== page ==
The published articles are meant to primarily educate the students in printing to supplement their knowledge in the field of Printing. These are not simple Glossary of printing terms, but to the extent possible every term has been explained in brief so that it can be of some use to the students who appear in some sort of examinations and interviews.
I served the Printing Industry for over 40 years
in various capacities, a major part in an Security Printing Organization. In order not to waste the printing and paper related knowledge which I gained over years, I decided to keep them in public domain for the reason stated in prepara. Most of the illustrations - over 90% - have been generated by me to explain the terms suitably.
While I am not sure to what extent the published content will help, if the content is going to be of use to some one in some manner, I will be greatly satisfied.
Your views may be sent to me ( for my record and correction wherever needed.



- Over 400 terms-

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Wednesday, June 15, 2016

Printing defects on Canadian Currencies : Part - 4

Brief summary

This is in continuation with my earlier article written in the same subject under the title Analysis on 'Printing defects on Canadian Currencies'. All those articles were based on articles written by Mr. Hitesh Doshi who teaches in the Architectural Science Department at Ryerson University, Canada 
(Ref:-Doshi.H. / Email: Hitesh Doshi

The present analysis Case Study:4 is also on 'Printing defects on Canadian Currencies' and based on another article written by Mr. Hitesh Doshi titled  'Truncated issue on $20 frontier series polymer Canadian Bank Note' (Ref: Truncated issue on $20 frontier series polymer Canadian bank note Canadian Paper Money Society Journal 2015 ).

Mr. Hitesh Doshi has analyzed the possible causes of the defects seen in Image-1 and Image-2 as shown below and therefore it is necessary that the origin and actual technical problem is fully understood in all aspects. One of the most common technical problem faced by printers is occurrence of white spots called fluff or lint or debris as differently coined by the printers, that show voids or no print spots on the images in the ultimate print at the end of Offset printing process.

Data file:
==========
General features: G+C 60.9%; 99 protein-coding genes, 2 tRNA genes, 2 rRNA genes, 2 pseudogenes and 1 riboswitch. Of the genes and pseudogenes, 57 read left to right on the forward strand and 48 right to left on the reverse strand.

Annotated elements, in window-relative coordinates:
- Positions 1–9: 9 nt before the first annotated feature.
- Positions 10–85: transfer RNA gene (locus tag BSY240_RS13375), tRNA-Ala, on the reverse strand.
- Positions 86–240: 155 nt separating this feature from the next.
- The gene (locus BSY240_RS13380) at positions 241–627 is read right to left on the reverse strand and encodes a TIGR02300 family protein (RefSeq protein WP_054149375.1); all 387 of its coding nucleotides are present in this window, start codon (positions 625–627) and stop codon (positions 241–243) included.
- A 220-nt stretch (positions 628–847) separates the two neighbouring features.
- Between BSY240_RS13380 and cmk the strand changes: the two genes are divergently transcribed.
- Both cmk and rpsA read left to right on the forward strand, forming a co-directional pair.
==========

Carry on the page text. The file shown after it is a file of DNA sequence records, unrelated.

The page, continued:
Four probable conditions have been mentioned in the article published. The probable conditions mentioned are:

1. Condition happened post-production
2. Condition happened during production but after printing of all ink
3. Condition happened during production but after printing of the 'Issue' text
4. Condition happened during production where portion of the 'Issue' text was never printed

Yes, the cause of the truncated image is attributable to probable cause mentioned under Sr No 4 mentioned above. The portion of the text 'issue' has been printed as broken image. 


Both paper and Polymer substances are used for printing the Currencies and both have the tendency of fluffing and linting. This is unavoidable. Let us discuss the behavioral pattern of the paper used for printing the currencies and which are generally made from 100 % combed cotton having longer fibers. While some paper manufacturers add small percentage of recycled paper from the same mill to reduce the manufacturing cost, they are careful not to mix wood pulp or other mechanical pulps along with the cotton fibre pulp which will not only deteriorate the quality of print on the Currencies but also generate many working problems during printing. For reducing the manufacturing cost of paper, the suppliers quietly add the recycled paper pulp beyond the percentage permitted or add the ready bleached pulp cakes available in the market which are mixture of many other varieties of paper. With this combination when the paper is manufactured one will see endless problem of fluff and linting leading to the reproduction of prints with voids on the printed surface. No doubt, adding ready made pulp cakes help in reducing the manufacturing cost, but it also reduces the profit part of the printer due to the technical problems faced working with paper or other substances  prone to fluffing.